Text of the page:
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Full Contact Project Management

What you are about to read here on Requests for Information (RFIs) is some (almost) super-secret stuff! It's so secret that most of your colleagues don't even know about it. Worse, they don't even know that they don't know about it. But it's not secret to you. Because you're a Full Contact Project Manager (PM); you know these secrets, so you can step to the head of the class. The rest of you — listen up — you're way behind the curve.

First, Some Basics
If you haven't yet downloaded my "Winning RFI" template, go to www.fullcontactPM.com and look for the Playbook link. You need it now. What you will see there is a sample RFI with a page of explanations. And if you didn't get it last month, that means you missed reading the August issue of Masonry. Don't do that again!

Now, it's time to appreciate how important the well-written RFI can be to your company and to your career. If you want to get someone's attention, send out a RFI. Or I should say, send out a well-written RFI, which can be both an offensive and a defensive play. Here are the key elements to a good RFI:

  • Specify dates. The RFI should state the date it was sent and a specific date on which an answer is required. Gone are the days of "ASAP."
  • Include a tracking number. This elevates the RFI's importance, plus most specifications require it.
  • State the question.
  • Stress that this request for information has possible or probable money and time (critical path schedule) consequences.
  • Close with a phrase such as, "How shall we proceed?"

These key elements allow you to take command of the situation — if you need an answer today, you say so. Even if the specs give the architect two weeks to turn around a RFI, you state the date that you need the answer. Be the squeaky wheel. Let everyone else wait; you need your information now, otherwise time and money issues may arise. If you do everything you can to keep your project on schedule, the construction manager will not complain about your RFIs.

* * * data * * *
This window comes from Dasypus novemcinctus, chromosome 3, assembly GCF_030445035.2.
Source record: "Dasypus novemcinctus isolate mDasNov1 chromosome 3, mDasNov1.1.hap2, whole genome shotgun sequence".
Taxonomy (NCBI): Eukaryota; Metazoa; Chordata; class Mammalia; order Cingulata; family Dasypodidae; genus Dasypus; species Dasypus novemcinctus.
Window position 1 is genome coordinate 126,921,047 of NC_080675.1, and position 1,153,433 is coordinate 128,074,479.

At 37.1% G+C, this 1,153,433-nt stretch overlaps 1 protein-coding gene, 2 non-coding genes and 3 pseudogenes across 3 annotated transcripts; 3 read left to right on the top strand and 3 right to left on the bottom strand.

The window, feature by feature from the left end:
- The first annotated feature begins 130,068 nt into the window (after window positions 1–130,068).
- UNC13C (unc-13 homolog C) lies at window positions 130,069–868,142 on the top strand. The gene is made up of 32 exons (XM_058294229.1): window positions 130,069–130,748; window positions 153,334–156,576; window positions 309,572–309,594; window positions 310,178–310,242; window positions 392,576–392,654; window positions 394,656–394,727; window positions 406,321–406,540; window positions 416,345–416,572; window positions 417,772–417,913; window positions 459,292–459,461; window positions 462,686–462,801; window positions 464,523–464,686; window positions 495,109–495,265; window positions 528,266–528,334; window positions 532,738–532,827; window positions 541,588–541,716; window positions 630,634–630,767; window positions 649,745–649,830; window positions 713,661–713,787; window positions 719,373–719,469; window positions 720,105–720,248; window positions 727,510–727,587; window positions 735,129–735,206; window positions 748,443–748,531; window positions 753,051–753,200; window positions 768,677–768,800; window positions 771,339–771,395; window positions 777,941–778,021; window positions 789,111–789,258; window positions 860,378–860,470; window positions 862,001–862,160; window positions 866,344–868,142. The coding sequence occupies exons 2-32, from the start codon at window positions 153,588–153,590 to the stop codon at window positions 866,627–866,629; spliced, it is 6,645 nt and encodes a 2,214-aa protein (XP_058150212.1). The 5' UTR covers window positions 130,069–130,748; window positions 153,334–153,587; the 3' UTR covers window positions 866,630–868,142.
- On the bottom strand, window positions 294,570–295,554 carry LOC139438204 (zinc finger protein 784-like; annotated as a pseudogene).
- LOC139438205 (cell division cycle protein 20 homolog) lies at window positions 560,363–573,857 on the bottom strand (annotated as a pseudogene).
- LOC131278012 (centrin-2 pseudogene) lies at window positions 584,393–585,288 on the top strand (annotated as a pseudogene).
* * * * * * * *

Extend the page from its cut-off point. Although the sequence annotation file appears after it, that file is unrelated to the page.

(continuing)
I like to use a log for my RFIs. The log is a document that tracks the date an RFI was submitted and its status. Mainly, was it answered by the date that you required it? If not, how long has it been? I like to give out my RFI log on a weekly basis, generally at the progress meeting. If you want a little more respect shown to your questions, just show your client that the meter is running!

Extra Bonus
When I ask how we are to proceed, everyone knows that the ball is not in my court. This can be especially helpful if you ever have to go into a claim situation. If some kind of claim or litigation arises, it's pretty handy to be able to trot out a long list of questions (RFIs and letters) that had to be asked because the plans or specs did not provide the answers.

Still think that I'm exaggerating the importance of an RFI? Here's a simple test with two possible grades: pass or career change.

You go to court/mediation for $100,000 over some additional work your company performed. When you present your case, would you rather reference the fact that you had 100 RFIs or no RFIs?

If the issue has to do with liquidated damages, would you prefer to demonstrate that most of the answers to the RFIs took longer to answer than you required, or would you like the opposing attorney to state that you never requested a specific date, only "ASAP," and that his client answered "as soon as he possibly could"?

For the Full Contact PM, anything less than full use of the RFI is not an option!